One thing I’ve learned over the past few years is if you want to get the attention of, and a response from, the customer service department of just about any business … Tweet about it. It works every time.
However, I learned a lesson this week. I had a complaint about the delayed delivery of an order placed online with a major retail/technology store, so I tweeted about and included @thecompanystwitterhandle. I had a response within 5 minutes. That part was OK. It got their attention. The lesson I learned wasn’t not to get their attention in this manner, but instead, not to continue the conversation on Twitter like I did. They responded with “Oh no, we hate to hear that. What’s wrong.” I told them. The conversation continued like this, resulting in a back and forth conversation with about 5 responding Tweets from me.
The lesson I learned was – looking back at the Tweets and how they most likely looked to anyone else seeing them, it wasn’t the best way to handle the situation. I should have given them my email address or figured out another way to continue the conversation. Poor judgement on my part, because I’m sure it made me look like an idiot. I’ll own it because “I” think it made me look like an idiot.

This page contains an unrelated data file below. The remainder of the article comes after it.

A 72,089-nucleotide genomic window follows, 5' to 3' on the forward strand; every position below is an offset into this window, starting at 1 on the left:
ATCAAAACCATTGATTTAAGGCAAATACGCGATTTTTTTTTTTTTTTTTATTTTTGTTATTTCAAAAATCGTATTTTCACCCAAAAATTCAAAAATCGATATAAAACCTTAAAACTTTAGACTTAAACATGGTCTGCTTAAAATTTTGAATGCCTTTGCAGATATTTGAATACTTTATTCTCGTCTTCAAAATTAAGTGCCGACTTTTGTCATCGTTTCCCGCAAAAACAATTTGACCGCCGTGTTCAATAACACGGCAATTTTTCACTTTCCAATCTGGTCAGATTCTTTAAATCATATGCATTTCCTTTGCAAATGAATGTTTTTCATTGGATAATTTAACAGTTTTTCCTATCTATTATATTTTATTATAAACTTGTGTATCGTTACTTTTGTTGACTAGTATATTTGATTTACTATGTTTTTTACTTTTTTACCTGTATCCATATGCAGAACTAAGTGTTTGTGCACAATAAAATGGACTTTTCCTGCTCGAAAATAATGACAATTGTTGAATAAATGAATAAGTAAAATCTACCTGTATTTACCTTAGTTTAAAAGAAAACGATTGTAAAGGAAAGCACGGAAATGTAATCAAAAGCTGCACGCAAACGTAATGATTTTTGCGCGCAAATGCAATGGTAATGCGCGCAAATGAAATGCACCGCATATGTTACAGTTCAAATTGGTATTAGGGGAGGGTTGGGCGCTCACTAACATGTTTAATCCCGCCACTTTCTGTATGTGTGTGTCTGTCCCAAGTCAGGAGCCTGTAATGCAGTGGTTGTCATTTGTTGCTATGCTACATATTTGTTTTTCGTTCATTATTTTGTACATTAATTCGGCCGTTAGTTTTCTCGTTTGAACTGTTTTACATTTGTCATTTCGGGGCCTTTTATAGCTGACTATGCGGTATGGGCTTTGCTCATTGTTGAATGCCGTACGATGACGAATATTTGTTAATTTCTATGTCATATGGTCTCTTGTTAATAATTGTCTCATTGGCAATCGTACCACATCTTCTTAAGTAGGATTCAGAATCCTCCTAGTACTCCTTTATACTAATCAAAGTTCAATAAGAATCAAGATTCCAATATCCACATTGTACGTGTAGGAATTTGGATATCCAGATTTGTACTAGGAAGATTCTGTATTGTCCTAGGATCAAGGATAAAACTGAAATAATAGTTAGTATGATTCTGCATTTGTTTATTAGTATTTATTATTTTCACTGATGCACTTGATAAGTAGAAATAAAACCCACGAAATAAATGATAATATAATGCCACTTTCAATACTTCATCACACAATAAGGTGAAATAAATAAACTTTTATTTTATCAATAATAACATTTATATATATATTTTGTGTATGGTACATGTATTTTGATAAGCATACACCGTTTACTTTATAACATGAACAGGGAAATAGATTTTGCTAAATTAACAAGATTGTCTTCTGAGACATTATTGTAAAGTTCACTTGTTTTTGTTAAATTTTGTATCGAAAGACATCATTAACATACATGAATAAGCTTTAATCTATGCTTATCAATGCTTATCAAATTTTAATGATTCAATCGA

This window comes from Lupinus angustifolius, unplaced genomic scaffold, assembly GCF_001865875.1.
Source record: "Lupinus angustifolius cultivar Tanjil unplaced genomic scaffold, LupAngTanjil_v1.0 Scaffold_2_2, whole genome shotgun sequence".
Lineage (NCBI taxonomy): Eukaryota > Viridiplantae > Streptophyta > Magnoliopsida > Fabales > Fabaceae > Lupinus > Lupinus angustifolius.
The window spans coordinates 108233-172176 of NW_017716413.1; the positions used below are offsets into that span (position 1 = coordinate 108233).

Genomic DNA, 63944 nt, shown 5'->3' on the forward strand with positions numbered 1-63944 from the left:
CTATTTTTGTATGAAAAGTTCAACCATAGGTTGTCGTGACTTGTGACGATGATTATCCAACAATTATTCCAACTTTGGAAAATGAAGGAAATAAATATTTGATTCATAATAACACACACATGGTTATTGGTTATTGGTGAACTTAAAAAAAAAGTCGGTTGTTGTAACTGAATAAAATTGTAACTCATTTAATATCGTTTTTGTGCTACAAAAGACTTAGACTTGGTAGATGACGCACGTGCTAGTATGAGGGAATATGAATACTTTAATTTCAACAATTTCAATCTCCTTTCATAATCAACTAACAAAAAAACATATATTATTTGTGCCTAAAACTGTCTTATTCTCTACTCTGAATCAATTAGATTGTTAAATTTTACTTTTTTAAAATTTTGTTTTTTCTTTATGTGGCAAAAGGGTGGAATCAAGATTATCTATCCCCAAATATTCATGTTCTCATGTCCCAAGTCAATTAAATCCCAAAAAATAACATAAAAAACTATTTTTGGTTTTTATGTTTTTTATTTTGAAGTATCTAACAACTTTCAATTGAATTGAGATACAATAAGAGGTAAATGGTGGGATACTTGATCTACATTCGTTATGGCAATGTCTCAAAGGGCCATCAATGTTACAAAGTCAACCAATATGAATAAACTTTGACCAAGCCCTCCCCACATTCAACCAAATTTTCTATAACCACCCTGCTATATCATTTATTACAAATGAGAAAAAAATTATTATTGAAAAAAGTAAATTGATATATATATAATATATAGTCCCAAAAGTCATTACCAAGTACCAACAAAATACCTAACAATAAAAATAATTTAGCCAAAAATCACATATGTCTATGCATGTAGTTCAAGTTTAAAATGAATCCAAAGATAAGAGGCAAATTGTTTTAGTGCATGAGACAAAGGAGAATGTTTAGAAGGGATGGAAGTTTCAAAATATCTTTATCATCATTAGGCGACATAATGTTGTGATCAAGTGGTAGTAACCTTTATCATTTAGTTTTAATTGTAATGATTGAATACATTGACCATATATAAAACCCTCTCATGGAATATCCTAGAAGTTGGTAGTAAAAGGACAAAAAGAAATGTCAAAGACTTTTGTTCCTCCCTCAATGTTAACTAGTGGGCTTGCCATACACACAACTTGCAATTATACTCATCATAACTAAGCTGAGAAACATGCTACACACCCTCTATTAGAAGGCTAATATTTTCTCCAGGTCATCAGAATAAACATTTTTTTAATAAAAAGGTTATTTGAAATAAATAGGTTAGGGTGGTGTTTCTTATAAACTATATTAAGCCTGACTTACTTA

So, while it might be a great way to get a company’s attention when all other avenues fail, don’t keep your tit-for-tat questions and responses online. It’s not the best use of Twitter, and after being guilty of doing this, realize it really didn’t represent my most professional behavior!
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